Kinases from three major MAPK pathways, including MAPK ERK1/2, p38s, and JNKs, are rendered inactive through the dephosphorylation by DUSPs. Therefore, DUSP enzyme inhibitors seem to be promising targets for use in diseases such as cancer, which involves the overexpression or hyperactivity of a DUSP. Rios et al. (2014) listed the active MKPs and small-sized atypical DUSPs, their substrates, and their representative inhibitors projected to have therapeutic benefits in human disease. This review also discusses the emerging alternative strategies used for DUSP inhibition. Oxidation, differential redox regulation, reversible oxidation, antibody and gene therapies, farnesylation inhibition, and PRL-inhibitory strategies all exist to inhibit DUSP. These inhibition strategies can be used singly or as combination therapies. A recent review provides an updated list of inhibitors of DUSPs that belong to MAPK phosphatases, which can be used to prevent or mitigate human disease. However, several challenges are yet to be overcome before DUSP-inhibitor-based treatments can be clinically validated. Knockout mice, structure-affinity studies, and chemical library screening were used to identify small-molecule inhibitors of Vaccinia H1-related (VHR) phosphatase, also known as dual-specificity phosphatase (DUSP) 3. Examples of small-molecule inhibitors include SA3, RK-682, GATPT, and MLS 0437605 (Pavic et al. 2015). Korotchenko et al. (2014) explored the inhibition of DUSP by a specific inhibitor via structure-activity relationship. They were able to synthesize a series of 26 analogs with modifications in four functional groups of the pharmacophore. In vivo studies using transgenic zebrafish were confirmed by in vitro studies. Salubrinal acts as a DUSP2 inhibitor and suppresses inhibition in anticollagen, antibody-induced arthritis (Hamamura et al. 2015). The crystal structure of DUSP7, a potential drug target for certain types of cancers, has been been determined (Lountos et al. 2015). A further understanding of the challenges arising from specific structural features associated with the active site is needed to develop DUSP7 inhibitors (Lountos et al. 2015). This class of enzymes was considered “undruggable” due to the highly conserved structure and charged and reactive catalytic site but has now become a focus of drug targets (Hoekstra et al. 2016).


Protein kinases, including the MAPKs have long been implicated in cellular growth, differentiation, division, and metabolism. It was only in the early 1990s that the critical role of new group of enzymes, protein phosphatases, and more specifically, DUSPs, was discovered as playing regulatory roles by dephosphorylating kinases part of MAPK pathways. The human genome encodes about 44 DUSPs named for their ability to dephosphorylate both tyrosine and serine/threonine residues within one substrate. DUSPs are subdivided into six subgroups based on sequence similarity, substrate specificity, and physiological role. The six groups are as follows: Slingshots, PRLs, CDC14s, PTENs and Myotubularins, MKPs, and atypical DUSPs. Some DUSPs are known to occur in the nucleus, others in the cytoplasm, while some are dually located. In cells that are at rest, they are known to be expressed at low levels, but upon stimulation, can be very rapidly transcribed. The mechanisms of DUSP regulation suggest that DUSPs are regulated at the transcriptional level, post-translational level, and protein activity level. The phosphatase domain of a DUSP contains a conserved aspartic acid, cysteine, and arginine residues in the catalytic site. Dephosphorylation occurs when the catalytic cysteine participates in the formation a thiol-phosphate covalent transient intermediate. Ever since the role of DUSPs as key regulators of MAPKs began to emerge, researchers explored the role of DUSPs in diseases. Research of DUSPs implicated in diseases till date has revealed that specific DUSPs serve as tumor promoters or tumor suppressors in various cancers depending on the type of cell or signaling context. This feature makes it difficult to target DUSPs in cancer treatment by direct inhibition. DUSPs have also been implicated in neurodegenerative diseases including Alzheimer’s disease, Huntington’s disease, various brain cancers, hereditary disorders, and endocrine disorders and even in allergic responses. Although DUSPs began to be targeted in treating diseases associated with MAPK-phosphatase regulation a decade later than when kinases were prominent, they seem to be more desirable for targeting because of features including their diversity in structure, specificity, and function and small-size and safe application with fewer side effects. It must be noted that DUSPs not only target MAPKs but other regulators including STATs, histones, etc., and their complexity in signal regulation is likened to that of a neuron network. Many strides have been made in the field of development of DUSP-inhibitors so far, and current work continues to focus on in vivo efforts to validate the in vitro results. Knock-out studies, structure-affinity, and chemical screening methods are used in identifying inhibitors. Understanding the catalytic activity of DUSPs helps exploit them as drug targets through oxidation, differential redox regulation, reversible oxidation, antibody and gene therapies, farnesylation inhibition, and PRL-inhibitory strategies. Some of these inhibition strategies can be used singly or as combination therapies. In conclusion, this review provides a general overview of the classification, structure, function, and the regulatory role of DUSPs in human health and disease and presents a short update on how DUSPs are being explored as targets in cancer treatment and therapy.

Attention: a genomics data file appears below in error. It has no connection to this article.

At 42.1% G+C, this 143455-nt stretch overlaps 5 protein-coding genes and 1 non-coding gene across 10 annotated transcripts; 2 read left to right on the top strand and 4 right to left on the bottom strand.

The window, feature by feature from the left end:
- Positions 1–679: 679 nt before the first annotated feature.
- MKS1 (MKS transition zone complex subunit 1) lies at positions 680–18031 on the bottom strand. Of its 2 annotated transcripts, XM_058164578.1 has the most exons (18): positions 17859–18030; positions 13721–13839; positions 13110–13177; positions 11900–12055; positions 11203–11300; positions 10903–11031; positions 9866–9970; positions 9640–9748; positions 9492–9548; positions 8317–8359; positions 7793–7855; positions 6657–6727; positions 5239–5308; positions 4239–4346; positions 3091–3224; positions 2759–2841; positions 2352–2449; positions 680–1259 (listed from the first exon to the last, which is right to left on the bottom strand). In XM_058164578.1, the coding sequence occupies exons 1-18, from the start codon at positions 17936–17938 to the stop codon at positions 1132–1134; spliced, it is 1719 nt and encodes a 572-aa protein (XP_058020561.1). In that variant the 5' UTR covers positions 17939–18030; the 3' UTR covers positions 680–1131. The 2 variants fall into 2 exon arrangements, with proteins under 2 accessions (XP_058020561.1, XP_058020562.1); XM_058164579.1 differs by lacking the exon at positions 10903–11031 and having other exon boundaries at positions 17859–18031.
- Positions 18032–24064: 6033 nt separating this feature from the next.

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Copyright information

© Springer International Publishing AG 2018

Authors and Affiliations

  • Sheila Prabhakar
    • 1
  • Swapna Asuthkar
    • 2
  • Andrew J. Tsung
    • 2
    • 3
  • Kiran K. Velpula
    • 2
    • 3
  1. 1.College of Natural and Health SciencesSoutheastern UniversityLakelandUSA
  2. 2.Department of Cancer Biology and PharmacologyUniversity of Illinois College of Medicine at PeoriaPeoriaUSA
  3. 3.Department of NeurosurgeryUniversity of Illinois College of Medicine at PeoriaPeoriaUSA